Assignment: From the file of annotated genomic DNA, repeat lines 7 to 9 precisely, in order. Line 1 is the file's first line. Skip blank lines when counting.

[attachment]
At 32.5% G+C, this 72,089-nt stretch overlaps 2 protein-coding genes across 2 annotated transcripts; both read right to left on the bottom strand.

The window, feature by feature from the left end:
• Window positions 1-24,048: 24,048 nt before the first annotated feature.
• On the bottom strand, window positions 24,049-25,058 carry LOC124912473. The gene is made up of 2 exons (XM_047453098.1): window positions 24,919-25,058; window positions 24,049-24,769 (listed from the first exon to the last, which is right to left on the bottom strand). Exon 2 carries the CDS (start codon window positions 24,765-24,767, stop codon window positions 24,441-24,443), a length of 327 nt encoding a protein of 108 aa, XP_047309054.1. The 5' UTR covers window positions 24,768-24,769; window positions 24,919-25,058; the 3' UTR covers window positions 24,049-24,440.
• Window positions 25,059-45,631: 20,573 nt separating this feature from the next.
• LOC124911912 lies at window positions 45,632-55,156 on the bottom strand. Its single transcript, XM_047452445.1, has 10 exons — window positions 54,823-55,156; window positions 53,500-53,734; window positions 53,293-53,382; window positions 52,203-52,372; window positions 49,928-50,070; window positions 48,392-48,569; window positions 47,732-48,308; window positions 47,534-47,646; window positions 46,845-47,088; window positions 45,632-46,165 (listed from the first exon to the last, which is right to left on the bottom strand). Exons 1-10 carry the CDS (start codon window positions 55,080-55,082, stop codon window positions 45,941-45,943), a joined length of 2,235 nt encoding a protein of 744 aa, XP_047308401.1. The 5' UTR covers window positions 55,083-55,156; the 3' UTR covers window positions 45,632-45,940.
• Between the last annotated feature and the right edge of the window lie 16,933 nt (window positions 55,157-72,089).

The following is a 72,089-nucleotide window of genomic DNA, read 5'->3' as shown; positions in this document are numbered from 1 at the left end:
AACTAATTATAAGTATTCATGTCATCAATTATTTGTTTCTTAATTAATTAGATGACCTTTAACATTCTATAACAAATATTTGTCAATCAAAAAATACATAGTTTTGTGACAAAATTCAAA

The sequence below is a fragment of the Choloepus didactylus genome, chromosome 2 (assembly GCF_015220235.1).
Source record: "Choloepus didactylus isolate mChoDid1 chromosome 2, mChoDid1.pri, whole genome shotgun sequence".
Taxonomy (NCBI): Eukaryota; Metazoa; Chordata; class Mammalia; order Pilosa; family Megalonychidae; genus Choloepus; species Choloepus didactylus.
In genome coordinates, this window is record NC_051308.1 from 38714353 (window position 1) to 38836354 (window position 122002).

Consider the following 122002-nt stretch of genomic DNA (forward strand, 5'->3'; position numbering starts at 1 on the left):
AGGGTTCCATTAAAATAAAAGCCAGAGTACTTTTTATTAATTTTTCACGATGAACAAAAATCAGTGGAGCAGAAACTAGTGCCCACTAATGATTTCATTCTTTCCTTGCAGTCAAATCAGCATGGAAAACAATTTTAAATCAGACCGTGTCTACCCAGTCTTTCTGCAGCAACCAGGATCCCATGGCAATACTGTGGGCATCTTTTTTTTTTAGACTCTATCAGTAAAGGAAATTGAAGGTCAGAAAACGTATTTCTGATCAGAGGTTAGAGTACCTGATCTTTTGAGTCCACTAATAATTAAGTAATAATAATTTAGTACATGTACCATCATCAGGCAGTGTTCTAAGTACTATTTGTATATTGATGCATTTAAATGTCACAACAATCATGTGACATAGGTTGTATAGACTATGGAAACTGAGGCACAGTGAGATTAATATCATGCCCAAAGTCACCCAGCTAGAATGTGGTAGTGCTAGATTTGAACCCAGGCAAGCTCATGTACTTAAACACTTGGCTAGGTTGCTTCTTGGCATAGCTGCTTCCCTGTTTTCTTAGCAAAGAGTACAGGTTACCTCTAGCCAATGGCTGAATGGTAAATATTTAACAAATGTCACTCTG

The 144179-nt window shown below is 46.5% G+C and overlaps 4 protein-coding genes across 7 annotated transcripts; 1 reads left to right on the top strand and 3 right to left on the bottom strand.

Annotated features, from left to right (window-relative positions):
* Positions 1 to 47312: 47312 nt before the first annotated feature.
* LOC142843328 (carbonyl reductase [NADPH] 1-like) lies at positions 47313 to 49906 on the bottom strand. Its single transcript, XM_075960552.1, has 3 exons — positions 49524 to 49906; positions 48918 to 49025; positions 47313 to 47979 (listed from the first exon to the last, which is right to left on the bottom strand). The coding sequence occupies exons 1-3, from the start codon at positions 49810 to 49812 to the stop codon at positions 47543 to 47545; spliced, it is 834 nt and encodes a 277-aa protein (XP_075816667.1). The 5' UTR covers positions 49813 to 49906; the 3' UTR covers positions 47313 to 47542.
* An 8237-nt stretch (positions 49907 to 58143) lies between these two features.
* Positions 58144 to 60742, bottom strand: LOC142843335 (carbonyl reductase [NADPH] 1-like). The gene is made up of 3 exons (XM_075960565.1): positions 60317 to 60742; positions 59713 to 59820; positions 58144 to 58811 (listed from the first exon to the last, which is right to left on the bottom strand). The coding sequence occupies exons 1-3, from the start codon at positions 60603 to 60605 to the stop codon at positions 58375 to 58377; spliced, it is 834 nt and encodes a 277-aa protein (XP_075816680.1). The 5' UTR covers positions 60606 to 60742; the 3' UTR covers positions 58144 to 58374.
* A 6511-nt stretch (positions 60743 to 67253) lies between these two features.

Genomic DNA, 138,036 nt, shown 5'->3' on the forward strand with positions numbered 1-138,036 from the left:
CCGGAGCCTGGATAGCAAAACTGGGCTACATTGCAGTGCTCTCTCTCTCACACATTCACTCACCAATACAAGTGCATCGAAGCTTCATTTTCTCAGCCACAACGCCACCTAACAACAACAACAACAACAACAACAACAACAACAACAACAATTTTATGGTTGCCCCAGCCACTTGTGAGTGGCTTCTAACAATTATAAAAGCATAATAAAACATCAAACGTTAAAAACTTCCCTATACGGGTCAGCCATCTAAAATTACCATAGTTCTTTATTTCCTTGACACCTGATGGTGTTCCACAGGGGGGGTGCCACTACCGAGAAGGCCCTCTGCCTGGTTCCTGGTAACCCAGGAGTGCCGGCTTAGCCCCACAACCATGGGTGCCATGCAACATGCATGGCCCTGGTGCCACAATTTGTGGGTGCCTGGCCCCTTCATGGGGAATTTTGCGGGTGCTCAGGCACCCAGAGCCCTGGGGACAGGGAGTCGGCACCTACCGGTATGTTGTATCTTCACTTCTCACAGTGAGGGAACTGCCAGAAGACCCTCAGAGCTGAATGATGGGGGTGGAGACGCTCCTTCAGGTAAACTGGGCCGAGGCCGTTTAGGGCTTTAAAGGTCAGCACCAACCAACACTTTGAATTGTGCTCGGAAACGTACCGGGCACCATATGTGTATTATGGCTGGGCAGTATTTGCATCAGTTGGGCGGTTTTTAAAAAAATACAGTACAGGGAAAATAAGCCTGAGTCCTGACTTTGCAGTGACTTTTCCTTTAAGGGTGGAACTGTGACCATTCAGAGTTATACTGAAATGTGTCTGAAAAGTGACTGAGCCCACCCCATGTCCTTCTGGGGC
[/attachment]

• Between the last annotated feature and the right edge of the window lie 16,933 nt (window positions 55,157-72,089).

The following is a 72,089-nucleotide window of genomic DNA, read 5'->3' as shown; positions in this document are numbered from 1 at the left end:
AACTAATTATAAGTATTCATGTCATCAATTATTTGTTTCTTAATTAATTAGATGACCTTTAACATTCTATAACAAATATTTGTCAATCAAAAAATACATAGTTTTGTGACAAAATTCAAA